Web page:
"An official at the US Transportation Security Administration, who spoke on condition of anonymity because the incident was not domestic, said initial reports show it was not related to terrorism."
I found this mention jarring. It was an interesting piece of news, but the possibility of terrorism had not entered my mind. Is it foremost on the minds of most Canadians? Media have a responsibility and obligation to give the public information relevant to every story, and to answer our questions. So if most people are indeed thinking of terrorism when they read stories like this, then the mention is appropriate.
Nowadays, however, media are increasingly being accused of trying to shape public opinion by manipulating both what gets reported and how it is fed to the public. It is not a stretch to say that most media are guilty of editorializing throughout papers or tv programs (which is why I no longer make a point of reading/watching the editorial pages/programs).
I write about this now because for me, this is the third time in recent memory that an accident headline has been closely followed by the mention of "no terrorism". This, in itself, can be manipulative - putting terrorism in the minds of ordinary Canadians and making it the first thing we think about in every news incident. If you pay attention to this issue, governments worldwide - including, of course, the Bush and Harper governments - have been pushing this angle to make it easier to sell their citizens on increased military spending and extended occupations of Iraq and Afghanistan.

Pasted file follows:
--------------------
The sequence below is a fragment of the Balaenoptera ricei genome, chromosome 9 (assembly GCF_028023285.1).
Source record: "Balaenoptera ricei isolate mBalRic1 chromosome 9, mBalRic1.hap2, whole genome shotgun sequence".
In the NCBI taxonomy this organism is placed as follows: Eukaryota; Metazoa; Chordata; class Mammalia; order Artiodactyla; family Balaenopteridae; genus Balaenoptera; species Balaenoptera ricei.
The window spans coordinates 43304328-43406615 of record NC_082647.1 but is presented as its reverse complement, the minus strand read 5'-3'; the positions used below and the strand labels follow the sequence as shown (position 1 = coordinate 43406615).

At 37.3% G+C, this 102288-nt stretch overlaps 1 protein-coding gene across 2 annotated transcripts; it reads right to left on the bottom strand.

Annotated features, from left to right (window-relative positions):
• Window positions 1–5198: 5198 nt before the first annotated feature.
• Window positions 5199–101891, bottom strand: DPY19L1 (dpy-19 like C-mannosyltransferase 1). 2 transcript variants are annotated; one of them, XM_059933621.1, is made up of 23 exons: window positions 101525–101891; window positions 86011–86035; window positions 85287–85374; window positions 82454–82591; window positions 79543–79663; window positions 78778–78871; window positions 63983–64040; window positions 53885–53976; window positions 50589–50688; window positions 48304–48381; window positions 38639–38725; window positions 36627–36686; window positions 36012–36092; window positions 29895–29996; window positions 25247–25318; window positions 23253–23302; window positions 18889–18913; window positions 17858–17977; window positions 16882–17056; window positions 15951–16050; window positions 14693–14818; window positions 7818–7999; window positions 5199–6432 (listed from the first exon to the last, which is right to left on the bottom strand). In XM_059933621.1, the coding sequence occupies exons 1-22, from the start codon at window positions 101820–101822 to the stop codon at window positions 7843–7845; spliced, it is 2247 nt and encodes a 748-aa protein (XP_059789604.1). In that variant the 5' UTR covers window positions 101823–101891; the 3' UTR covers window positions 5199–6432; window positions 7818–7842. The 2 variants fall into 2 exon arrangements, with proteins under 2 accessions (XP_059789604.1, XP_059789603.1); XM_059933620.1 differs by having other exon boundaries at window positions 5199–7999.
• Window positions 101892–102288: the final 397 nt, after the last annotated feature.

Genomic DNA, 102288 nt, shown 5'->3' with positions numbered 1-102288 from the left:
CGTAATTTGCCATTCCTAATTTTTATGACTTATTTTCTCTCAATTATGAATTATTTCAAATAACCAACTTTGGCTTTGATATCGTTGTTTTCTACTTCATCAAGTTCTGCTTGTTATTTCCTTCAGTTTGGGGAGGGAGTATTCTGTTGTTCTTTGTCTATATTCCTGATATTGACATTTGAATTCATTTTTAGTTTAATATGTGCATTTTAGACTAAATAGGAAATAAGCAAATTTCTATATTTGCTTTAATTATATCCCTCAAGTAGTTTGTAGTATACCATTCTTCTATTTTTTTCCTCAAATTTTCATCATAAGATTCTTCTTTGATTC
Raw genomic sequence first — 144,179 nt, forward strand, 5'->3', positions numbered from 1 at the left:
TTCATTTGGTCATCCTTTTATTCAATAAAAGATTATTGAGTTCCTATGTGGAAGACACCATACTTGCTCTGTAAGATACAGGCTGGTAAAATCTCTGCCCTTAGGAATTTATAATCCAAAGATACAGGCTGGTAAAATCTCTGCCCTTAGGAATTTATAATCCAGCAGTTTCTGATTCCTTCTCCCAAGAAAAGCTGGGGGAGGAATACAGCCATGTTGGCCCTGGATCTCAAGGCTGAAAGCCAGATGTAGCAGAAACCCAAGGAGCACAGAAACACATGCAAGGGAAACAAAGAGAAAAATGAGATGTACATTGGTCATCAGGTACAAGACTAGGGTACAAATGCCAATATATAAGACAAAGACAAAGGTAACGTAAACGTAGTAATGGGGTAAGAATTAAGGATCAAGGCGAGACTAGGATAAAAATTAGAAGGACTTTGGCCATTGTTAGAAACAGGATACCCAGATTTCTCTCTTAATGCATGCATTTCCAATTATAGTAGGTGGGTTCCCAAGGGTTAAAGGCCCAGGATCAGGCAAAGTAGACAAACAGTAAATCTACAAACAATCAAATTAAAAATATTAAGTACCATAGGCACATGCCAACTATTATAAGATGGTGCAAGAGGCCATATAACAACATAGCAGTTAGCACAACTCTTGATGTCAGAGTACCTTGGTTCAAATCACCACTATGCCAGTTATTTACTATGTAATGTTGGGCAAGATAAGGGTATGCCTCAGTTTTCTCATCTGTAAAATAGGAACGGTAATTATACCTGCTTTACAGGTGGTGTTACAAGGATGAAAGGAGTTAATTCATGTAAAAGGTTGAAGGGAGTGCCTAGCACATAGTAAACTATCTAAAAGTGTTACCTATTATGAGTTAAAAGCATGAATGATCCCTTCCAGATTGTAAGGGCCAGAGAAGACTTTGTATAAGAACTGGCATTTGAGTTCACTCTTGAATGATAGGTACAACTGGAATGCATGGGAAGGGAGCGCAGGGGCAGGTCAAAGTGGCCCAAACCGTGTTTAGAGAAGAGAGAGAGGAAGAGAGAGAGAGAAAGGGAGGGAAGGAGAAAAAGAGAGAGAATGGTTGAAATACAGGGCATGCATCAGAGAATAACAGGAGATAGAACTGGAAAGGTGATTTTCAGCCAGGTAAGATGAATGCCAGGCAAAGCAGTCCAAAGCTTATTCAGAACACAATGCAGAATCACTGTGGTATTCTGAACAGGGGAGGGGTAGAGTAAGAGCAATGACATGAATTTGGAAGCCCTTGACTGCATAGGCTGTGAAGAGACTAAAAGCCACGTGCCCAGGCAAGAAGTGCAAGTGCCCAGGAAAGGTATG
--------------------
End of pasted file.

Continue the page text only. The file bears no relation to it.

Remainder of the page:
For trauma victims, new trauma can indeed renew memories of their past trauma. So in the two recent incidents in NYC, in which construction cranes collapsed, citizens near to the disasters were reported to have feared the worst when they heard a big crash. But for most of us, I don't think this is the case... unless the government and media propaganda is getting through to us.